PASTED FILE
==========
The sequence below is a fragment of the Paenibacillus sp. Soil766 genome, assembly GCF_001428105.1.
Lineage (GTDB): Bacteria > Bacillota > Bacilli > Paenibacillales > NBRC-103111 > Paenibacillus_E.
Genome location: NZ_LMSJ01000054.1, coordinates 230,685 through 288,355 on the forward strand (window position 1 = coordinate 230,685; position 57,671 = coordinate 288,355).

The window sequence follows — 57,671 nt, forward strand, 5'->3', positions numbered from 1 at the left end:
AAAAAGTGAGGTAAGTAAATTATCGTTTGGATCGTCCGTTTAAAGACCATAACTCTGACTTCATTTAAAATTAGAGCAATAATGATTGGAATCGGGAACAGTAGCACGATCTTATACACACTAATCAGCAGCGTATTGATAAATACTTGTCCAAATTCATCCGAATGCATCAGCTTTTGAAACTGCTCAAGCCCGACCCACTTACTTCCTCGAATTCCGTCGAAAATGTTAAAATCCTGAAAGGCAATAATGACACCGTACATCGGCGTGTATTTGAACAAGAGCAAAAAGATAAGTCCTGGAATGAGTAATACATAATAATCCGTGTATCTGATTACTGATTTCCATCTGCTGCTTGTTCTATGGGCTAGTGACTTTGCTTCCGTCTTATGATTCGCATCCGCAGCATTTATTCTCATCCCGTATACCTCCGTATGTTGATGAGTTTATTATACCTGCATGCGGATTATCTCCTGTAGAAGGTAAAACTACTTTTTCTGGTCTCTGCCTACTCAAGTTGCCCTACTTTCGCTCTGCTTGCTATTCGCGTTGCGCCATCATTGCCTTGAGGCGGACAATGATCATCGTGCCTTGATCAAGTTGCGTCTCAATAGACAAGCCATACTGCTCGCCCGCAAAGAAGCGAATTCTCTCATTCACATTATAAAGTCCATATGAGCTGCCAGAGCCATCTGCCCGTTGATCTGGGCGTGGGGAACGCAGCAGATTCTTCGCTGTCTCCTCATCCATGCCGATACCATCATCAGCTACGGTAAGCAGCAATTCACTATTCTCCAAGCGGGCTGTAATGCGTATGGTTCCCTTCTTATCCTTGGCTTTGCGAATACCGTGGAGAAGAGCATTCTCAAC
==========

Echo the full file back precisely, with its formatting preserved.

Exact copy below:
The sequence below is a fragment of the Paenibacillus sp. Soil766 genome, assembly GCF_001428105.1.
Lineage (GTDB): Bacteria > Bacillota > Bacilli > Paenibacillales > NBRC-103111 > Paenibacillus_E.
Genome location: NZ_LMSJ01000054.1, coordinates 230,685 through 288,355 on the forward strand (window position 1 = coordinate 230,685; position 57,671 = coordinate 288,355).

The window sequence follows — 57,671 nt, forward strand, 5'->3', positions numbered from 1 at the left end:
AAAAAGTGAGGTAAGTAAATTATCGTTTGGATCGTCCGTTTAAAGACCATAACTCTGACTTCATTTAAAATTAGAGCAATAATGATTGGAATCGGGAACAGTAGCACGATCTTATACACACTAATCAGCAGCGTATTGATAAATACTTGTCCAAATTCATCCGAATGCATCAGCTTTTGAAACTGCTCAAGCCCGACCCACTTACTTCCTCGAATTCCGTCGAAAATGTTAAAATCCTGAAAGGCAATAATGACACCGTACATCGGCGTGTATTTGAACAAGAGCAAAAAGATAAGTCCTGGAATGAGTAATACATAATAATCCGTGTATCTGATTACTGATTTCCATCTGCTGCTTGTTCTATGGGCTAGTGACTTTGCTTCCGTCTTATGATTCGCATCCGCAGCATTTATTCTCATCCCGTATACCTCCGTATGTTGATGAGTTTATTATACCTGCATGCGGATTATCTCCTGTAGAAGGTAAAACTACTTTTTCTGGTCTCTGCCTACTCAAGTTGCCCTACTTTCGCTCTGCTTGCTATTCGCGTTGCGCCATCATTGCCTTGAGGCGGACAATGATCATCGTGCCTTGATCAAGTTGCGTCTCAATAGACAAGCCATACTGCTCGCCCGCAAAGAAGCGAATTCTCTCATTCACATTATAAAGTCCATATGAGCTGCCAGAGCCATCTGCCCGTTGATCTGGGCGTGGGGAACGCAGCAGATTCTTCGCTGTCTCCTCATCCATGCCGATACCATCATCAGCTACGGTAAGCAGCAATTCACTATTCTCCAAGCGGGCTGTAATGCGTATGGTTCCCTTCTTATCCTTGGCTTTGCGAATACCGTGGAGAAGAGCATTCTCAAC